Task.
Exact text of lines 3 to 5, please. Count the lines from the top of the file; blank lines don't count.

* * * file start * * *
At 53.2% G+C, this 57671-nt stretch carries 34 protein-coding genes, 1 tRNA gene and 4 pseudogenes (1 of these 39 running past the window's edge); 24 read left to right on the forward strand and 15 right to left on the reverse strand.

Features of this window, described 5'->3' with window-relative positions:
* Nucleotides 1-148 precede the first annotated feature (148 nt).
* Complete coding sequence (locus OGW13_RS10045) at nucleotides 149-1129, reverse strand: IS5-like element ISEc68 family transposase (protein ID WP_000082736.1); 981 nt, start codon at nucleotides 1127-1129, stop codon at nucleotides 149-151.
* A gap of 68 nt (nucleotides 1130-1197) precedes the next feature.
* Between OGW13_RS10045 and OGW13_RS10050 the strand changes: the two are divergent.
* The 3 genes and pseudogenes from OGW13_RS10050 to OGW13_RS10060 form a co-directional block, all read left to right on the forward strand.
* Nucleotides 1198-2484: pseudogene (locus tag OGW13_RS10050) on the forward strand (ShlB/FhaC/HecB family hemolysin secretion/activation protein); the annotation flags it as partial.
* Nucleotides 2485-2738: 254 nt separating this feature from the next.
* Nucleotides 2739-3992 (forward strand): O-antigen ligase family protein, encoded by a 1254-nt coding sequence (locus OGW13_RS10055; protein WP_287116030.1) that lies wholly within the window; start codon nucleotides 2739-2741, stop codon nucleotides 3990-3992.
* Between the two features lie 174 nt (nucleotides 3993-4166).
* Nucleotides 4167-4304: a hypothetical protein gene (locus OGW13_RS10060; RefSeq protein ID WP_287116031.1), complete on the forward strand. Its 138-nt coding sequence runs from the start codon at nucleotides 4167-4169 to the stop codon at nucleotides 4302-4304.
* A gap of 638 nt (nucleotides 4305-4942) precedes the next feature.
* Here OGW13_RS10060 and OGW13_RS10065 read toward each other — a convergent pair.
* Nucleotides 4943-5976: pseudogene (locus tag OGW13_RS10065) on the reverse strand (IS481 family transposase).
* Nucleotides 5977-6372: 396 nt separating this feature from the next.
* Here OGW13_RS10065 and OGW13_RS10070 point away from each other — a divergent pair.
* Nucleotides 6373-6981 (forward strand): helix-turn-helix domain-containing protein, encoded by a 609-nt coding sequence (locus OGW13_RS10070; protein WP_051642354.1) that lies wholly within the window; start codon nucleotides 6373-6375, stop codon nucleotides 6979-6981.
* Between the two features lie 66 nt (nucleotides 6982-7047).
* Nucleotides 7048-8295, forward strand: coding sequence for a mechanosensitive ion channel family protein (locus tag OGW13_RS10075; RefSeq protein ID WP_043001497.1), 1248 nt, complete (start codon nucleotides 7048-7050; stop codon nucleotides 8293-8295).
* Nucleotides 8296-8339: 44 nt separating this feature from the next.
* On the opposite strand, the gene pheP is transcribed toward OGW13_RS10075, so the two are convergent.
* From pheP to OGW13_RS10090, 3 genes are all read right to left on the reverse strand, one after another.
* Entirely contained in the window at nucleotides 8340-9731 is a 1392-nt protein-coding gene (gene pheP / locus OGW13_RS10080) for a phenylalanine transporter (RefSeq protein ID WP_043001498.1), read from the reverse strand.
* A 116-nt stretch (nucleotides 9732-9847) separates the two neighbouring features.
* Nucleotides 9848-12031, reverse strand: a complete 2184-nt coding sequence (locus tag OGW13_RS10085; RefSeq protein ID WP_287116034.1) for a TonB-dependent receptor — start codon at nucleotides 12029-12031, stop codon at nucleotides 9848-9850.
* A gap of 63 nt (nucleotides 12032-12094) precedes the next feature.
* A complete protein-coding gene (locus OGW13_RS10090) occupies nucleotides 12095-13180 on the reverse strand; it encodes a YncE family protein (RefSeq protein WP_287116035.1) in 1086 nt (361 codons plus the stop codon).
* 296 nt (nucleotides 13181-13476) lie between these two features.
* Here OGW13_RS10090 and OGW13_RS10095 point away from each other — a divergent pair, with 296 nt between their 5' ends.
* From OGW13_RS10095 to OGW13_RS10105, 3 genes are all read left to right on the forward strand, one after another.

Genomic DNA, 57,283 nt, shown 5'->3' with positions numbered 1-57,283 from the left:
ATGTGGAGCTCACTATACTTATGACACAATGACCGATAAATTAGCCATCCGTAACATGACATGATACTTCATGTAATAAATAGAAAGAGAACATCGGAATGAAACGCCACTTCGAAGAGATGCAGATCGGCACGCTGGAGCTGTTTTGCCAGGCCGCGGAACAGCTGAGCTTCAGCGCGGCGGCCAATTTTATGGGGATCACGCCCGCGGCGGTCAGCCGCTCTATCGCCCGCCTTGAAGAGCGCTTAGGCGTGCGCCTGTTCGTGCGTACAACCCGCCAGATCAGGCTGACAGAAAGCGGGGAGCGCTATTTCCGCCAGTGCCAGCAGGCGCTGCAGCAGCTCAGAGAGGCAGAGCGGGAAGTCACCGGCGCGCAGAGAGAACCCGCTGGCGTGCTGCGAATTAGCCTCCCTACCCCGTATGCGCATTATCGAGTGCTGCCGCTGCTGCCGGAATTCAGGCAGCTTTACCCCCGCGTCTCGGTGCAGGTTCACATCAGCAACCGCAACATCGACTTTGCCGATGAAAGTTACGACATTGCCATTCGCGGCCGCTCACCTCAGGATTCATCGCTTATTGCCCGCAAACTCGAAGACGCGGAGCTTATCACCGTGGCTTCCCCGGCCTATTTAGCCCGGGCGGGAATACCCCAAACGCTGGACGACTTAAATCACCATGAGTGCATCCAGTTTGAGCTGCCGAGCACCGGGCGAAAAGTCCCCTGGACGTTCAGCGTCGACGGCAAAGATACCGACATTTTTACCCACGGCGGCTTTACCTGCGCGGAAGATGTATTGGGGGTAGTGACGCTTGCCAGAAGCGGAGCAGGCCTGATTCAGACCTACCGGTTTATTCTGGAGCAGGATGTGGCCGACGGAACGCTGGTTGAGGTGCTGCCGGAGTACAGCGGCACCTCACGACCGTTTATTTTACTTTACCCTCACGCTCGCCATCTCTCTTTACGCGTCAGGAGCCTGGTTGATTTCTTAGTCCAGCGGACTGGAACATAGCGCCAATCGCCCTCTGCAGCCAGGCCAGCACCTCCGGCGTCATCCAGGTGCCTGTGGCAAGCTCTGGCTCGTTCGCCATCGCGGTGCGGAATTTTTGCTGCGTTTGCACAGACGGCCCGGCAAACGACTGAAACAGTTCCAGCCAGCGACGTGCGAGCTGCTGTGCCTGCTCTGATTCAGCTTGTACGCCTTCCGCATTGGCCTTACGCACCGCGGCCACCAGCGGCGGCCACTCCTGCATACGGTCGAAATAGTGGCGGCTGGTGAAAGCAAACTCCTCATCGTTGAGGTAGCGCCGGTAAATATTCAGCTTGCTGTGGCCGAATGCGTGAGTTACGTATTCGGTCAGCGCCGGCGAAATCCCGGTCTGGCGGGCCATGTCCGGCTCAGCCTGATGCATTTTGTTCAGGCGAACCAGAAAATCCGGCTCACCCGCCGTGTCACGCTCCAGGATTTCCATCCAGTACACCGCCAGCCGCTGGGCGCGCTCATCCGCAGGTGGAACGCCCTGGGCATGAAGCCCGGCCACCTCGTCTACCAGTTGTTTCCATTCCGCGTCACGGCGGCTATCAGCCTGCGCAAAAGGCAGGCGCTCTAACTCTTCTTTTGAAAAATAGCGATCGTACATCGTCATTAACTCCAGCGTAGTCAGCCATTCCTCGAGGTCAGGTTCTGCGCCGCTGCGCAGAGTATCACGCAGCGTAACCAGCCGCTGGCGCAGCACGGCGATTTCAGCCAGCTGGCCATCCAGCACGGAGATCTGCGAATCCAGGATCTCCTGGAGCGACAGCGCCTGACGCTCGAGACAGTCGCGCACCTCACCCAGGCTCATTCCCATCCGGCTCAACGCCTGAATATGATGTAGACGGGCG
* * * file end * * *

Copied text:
* Nucleotides 1-148 precede the first annotated feature (148 nt).
* Complete coding sequence (locus OGW13_RS10045) at nucleotides 149-1129, reverse strand: IS5-like element ISEc68 family transposase (protein ID WP_000082736.1); 981 nt, start codon at nucleotides 1127-1129, stop codon at nucleotides 149-151.
* A gap of 68 nt (nucleotides 1130-1197) precedes the next feature.